Solar-to-Hydrogen Tech Increase Shows 100-fold Improvement in Solar Energy Conversion

By April 10, 2021 4   min read  (567 words)

April 10, 2021 |

Fuel cells works, Solar-to-Hydrogen Tech Increase Shows 100-fold Improvement in Solar Energy Conversion

In order to enable large-scale hydrogen production using solar energy, particulate photocatalysts are being researched as a simple and cost-effective solution to splitting water into hydrogen and oxygen.

It is necessary to develop a photocatalyst that can efficiently use visible light, which accounts for a large part of solar energy, in the water decomposition reaction. Barium tantalum oxynitride (BaTaO2N) is an oxynitride semiconductor material that absorbs visible light up to 650 nm and has a band structure capable of decomposing water into hydrogen and oxygen. Until very recently, it had not been possible to load BaTaO2N granules with co-catalyst fine particles, which are reaction active sites, with good adhesion and high dispersion.

In this study led by the Research Initiative for Supra-Materials of Shinshu University, the co-catalyst fine particles were found to be highly dispersed on the surface of the single crystal fine particles of BaTaO2N synthesized by the flux method when the impregnation-reduction method and the photodeposition method were sequentially applied (Fig. 1).

Solar to Hydrogen 1

As a result, the efficiency of the hydrogenation reaction using the BaTaO2N photocatalyst has been improved to nearly 100 times that of the conventional one, and the efficiency of the two-step excitation type (Z scheme type) water decomposition reaction in combination with the oxygen generation photocatalyst has also been improved. Transient absorption spectroscopy reveals that the Pt-assisted catalyst microparticles supported by the new method are less likely to induce recombination of electrons and holes because they efficiently extract electrons from the BaTaO2N photocatalyst (Fig. 2).

Solar to Hydrogen Tech Increase Shows100 fold Improvement in Solar Energy Conversion 1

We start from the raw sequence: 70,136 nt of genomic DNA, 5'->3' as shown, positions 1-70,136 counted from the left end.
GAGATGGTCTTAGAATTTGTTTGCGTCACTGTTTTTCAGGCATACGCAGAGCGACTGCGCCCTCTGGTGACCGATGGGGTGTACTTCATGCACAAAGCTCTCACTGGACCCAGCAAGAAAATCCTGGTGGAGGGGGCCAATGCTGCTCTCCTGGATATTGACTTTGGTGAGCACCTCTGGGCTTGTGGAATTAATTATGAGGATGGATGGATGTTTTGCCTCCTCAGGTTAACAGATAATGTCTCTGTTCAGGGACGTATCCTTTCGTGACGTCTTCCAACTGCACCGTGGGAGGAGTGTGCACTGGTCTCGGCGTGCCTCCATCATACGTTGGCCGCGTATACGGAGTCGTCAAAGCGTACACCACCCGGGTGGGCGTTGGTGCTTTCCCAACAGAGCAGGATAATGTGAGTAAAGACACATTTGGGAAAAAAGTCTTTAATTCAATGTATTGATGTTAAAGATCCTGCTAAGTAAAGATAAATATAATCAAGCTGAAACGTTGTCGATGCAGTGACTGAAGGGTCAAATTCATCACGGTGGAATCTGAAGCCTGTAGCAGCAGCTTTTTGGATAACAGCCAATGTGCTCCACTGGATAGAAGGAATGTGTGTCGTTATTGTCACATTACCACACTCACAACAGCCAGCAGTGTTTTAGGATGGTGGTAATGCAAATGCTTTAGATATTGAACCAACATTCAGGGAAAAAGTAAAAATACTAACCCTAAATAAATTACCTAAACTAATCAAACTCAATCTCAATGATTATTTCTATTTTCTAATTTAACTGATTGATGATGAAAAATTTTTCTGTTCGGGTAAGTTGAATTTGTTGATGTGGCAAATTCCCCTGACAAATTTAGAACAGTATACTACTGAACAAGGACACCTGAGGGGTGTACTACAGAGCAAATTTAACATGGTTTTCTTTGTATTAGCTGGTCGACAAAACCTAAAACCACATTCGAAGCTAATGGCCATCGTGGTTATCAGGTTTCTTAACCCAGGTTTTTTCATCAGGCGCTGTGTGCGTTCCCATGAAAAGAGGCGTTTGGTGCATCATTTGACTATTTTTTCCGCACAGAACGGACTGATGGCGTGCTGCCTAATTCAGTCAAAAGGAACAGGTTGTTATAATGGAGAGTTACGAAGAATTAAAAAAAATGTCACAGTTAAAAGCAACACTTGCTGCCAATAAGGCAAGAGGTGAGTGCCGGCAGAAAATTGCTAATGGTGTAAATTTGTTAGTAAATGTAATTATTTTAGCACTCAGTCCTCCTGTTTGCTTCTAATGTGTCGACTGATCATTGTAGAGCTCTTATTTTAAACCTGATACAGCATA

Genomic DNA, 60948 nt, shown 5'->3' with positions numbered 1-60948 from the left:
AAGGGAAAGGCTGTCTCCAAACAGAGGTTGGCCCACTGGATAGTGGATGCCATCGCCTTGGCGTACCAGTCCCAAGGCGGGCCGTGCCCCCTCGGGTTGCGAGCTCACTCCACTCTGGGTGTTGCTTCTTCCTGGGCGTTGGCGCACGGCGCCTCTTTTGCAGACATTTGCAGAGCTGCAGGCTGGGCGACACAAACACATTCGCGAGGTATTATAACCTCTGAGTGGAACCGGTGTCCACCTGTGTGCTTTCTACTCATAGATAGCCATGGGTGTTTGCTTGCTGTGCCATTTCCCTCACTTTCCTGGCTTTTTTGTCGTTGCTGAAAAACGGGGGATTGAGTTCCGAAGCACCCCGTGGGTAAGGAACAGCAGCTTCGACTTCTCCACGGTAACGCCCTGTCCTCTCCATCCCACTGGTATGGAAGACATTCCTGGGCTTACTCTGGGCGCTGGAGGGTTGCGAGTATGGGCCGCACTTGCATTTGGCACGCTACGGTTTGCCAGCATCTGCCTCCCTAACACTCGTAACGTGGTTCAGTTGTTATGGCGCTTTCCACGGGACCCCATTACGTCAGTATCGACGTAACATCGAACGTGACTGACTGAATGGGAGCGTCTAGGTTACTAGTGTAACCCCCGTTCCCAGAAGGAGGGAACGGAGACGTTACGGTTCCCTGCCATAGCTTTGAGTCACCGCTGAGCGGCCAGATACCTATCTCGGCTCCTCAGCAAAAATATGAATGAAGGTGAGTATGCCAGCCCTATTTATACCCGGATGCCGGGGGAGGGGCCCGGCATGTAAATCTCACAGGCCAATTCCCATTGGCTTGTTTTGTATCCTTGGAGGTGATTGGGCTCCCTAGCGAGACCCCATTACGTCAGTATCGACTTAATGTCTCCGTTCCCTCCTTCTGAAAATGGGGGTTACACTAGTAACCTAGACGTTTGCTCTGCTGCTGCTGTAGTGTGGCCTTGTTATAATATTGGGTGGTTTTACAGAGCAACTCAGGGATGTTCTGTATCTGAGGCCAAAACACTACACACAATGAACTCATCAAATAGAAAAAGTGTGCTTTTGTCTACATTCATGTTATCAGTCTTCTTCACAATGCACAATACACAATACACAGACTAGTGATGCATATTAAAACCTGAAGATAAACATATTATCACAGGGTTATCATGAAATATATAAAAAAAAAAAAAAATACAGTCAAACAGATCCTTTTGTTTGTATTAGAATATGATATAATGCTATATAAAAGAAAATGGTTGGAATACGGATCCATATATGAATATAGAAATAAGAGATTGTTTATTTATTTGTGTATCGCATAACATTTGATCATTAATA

By supporting a small amount of Pt co-catalyst by the impregnation-reduction method in advance, the reduction reaction on the photocatalyst is promoted without agglutination of Pt fine particles. As a result, Pt cocatalyst fine particles are evenly supported by photodeposition on BaTaO2N particles. As a result, it is considered that the extraction of electricity by Pt co-catalyst fine granules proceeded efficiently.

It was also confirmed that the use of BaTaO2N, which is synthesized using an appropriate flux and has a low density of defects, is also important for supporting a highly dispersed Pt co-catalyst. This study dramatically improved the activity of the BaTaO2N photocatalyst and clarified its mechanism. The results of this research are expected to lead to the development of long-wavelength-responsive photocatalysts that drive the water decomposition reaction with high efficiency.

This research was conducted in collaboration with the Japan Technological Research Association of Artificial Photosynthetic Chemical Process (ARPChem), and is part of the “Artificial Photosynthesis Project” of the New Energy and Industrial Technology Development Organization (NEDO).

Sequential cocatalyst decoration on BaTaO2N towards highly-active Z-scheme water splitting

Authors: Zheng Wang, Ying Luo, Takashi Hisatomi, Junie Jhon M. Vequizo, Sayaka Suzuki, Shanshan Chen, Mamiko Nakabayashi, Lihua Lin, Zhenhua Pan, Nobuko Kariya, Akira Yamakata, Naoya Shibata, Tsuyoshi Takata, Katsuya Teshima, and Kazunari Domen

Journal: Nature Communications, (2021)



This work was financially supported by the Artificial Photosynthesis Project of the New Energy and Industrial Technology Development Organization (NEDO). A part of this work was conducted at the Advanced Characterization Nanotechnology Platform of the University of Tokyo, supported by the Nanotechnology Platform of the Ministry of Education, Culture, Sports, Science, and Technology (MEXT), Japan (grant number: JPMXP09A-19-UT-0023). The authors thank Ms. Michiko Obata of Shinshu University for her assistance with XPS measurements.

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